Kerry Wettenhall has sent her impressions of our Public Hanging last week for us to share. She took the time to to visit our quilt show before racing off to Margaret River where she was asked to judge a Quilt Show there. We were so lucky to have Kerry visit us and lend a hand. Thanks Kerry............
Walking along Priory Road on Sunday 10th October was a delight to behold. Hanging from the historical Priory Lodge was colour, design and productivity to delight the eye. After rising with the sun to hang the quilts in time, the triennial quilt exhibition by the Dongara Patchwork and Quilting group was in full swing. As you approached the entrance to the lodge you were greeted by the equally historical line up of vintage cars. The stories they could tell! What a great way to honour the building and the entire nature of quilting with its historical beginnings.
Patchwork and quilting have been around for centuries. They became the norm in poorer communities when people could not afford new clothes and instead devised new and decorative ways to make clothing last that little bit longer. As people became wealthier, it became an art form and a creative outlet for the many people who love to work with fabric. Some still made it their modus operandum to use recycled fabrics and turned out incredible works of art that are both practical and decorative.
In our modern society, there are many family members who grew up with quilts on their beds, quilts were given for significant birthdays and anniversaries, not to mention weddings and the birth of children. There is still a resourceful army of stitchers who use recycled fabrics, as there is an equally big army of stitchers who support the local and online fabric stores, trawling through new and colourful ranges of fabrics that are simply to die for, and sorting out the useful fabrics from the more decorative ones which need more planning and arranging to achieve the desired result in the forthcoming quilt or work of art. One hundred years ago, quilters used the fabric scraps available; now they purchase from the latest designer ranges which are released three or four times a year, just like the clothing ranges.
Many of the works on display on the weekend were made in workshops which were organized to teach new techniques. Others were made according to the maker’s inspiration. Some were even made to answer a request. Whichever the motive, they have all achieved a stunning result to meet their needs and desires.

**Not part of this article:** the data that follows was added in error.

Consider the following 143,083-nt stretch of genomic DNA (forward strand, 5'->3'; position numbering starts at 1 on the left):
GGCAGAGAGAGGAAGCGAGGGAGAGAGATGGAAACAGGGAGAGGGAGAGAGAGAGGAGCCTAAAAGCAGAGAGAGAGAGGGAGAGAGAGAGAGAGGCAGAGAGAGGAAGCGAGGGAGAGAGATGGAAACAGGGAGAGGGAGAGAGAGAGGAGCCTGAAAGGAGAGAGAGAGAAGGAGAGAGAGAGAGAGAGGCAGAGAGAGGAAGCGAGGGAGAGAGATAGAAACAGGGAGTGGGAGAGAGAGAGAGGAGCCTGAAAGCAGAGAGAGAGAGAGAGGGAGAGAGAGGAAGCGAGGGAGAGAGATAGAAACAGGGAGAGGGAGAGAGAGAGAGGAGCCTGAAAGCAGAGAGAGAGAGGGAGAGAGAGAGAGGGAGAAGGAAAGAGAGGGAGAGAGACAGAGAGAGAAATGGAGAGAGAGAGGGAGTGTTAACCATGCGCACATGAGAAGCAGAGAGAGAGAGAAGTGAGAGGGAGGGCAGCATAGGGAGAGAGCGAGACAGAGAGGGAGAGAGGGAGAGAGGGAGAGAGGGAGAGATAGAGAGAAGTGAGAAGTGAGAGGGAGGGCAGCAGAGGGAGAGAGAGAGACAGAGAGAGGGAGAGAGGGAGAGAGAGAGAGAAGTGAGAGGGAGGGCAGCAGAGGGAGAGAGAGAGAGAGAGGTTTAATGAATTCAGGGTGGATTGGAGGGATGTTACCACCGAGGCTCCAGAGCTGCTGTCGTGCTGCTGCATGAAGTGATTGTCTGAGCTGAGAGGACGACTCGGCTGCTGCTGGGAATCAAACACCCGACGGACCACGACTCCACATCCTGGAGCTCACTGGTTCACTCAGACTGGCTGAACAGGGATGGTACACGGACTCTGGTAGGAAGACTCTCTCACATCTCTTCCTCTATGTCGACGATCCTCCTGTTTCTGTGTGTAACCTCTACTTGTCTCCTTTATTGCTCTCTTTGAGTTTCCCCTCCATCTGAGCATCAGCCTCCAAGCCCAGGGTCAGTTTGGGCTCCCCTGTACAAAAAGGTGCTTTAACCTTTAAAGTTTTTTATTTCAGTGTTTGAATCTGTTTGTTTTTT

As I wandered through the sections of the displays it blew me away to see the enormous amount of colour choices made, the equally enormous amount of design choices (the number of quilt patterns is countless and growing) which lead to the enormous amount of productivity. There on the two levels of the verandah were the last three years of quilts in all sizes – serviceable and delightful at the same time. We were invited to choose our favorite – a tall order – the Japanese one or the blue one? The pink one is delightful too. What about this brightly coloured one?
As I wander on to the back room I passed a display which took me down memory lane – the wrought iron furniture with quilts decorating it, yesterday’s dolls occupying the cots, beautiful embroidery, lovely old lace and all the charm of days gone by. Enter the back room and you find it is already Christmas. What an amazing display of quilts, ornaments and Santas, with the table set ready to receive this year’s guests. Alongside this display was a charming miniature village called Lilliput. I am sure every person in Lilliput owned a quilt and they were all hanging on the line to greet you. But they could have been missed because each quilt was only about five centimeters big. Across the room various members of this esteemed group of quilters were demonstrating the finer details of the art of piecing and quilting. Newcomers to this art form would have received excellent coaching.
Move on upstairs and enter the passage that is lined with thong (the original meaning of footwear is intended here) quilts till you have arrived at the beach. This area is decked out in quilts with the ocean theme, some fishy, some boaty, some extraordinarily colourful and all complemented by a fun selection of Beach Bum art. I could only smile at the excellent arrangement of both quilts and canvas.
Devonshire teas were on offer at the show and eagerly snapped up. Stall holders on the lower lawn tended their wares and a sausage sizzle was in full swing as I left to return to Perth. In fact the only thing to mar the day was a single shower of rain in the middle of the morning, but this is farming country and who minds a drop of rain!
Ladies of the Dongara Patchwork and Quilting Group I compliment you all on a fabulous display of your work. It was certainly worth the trip from Perth and already I look forward to the next one in three years time.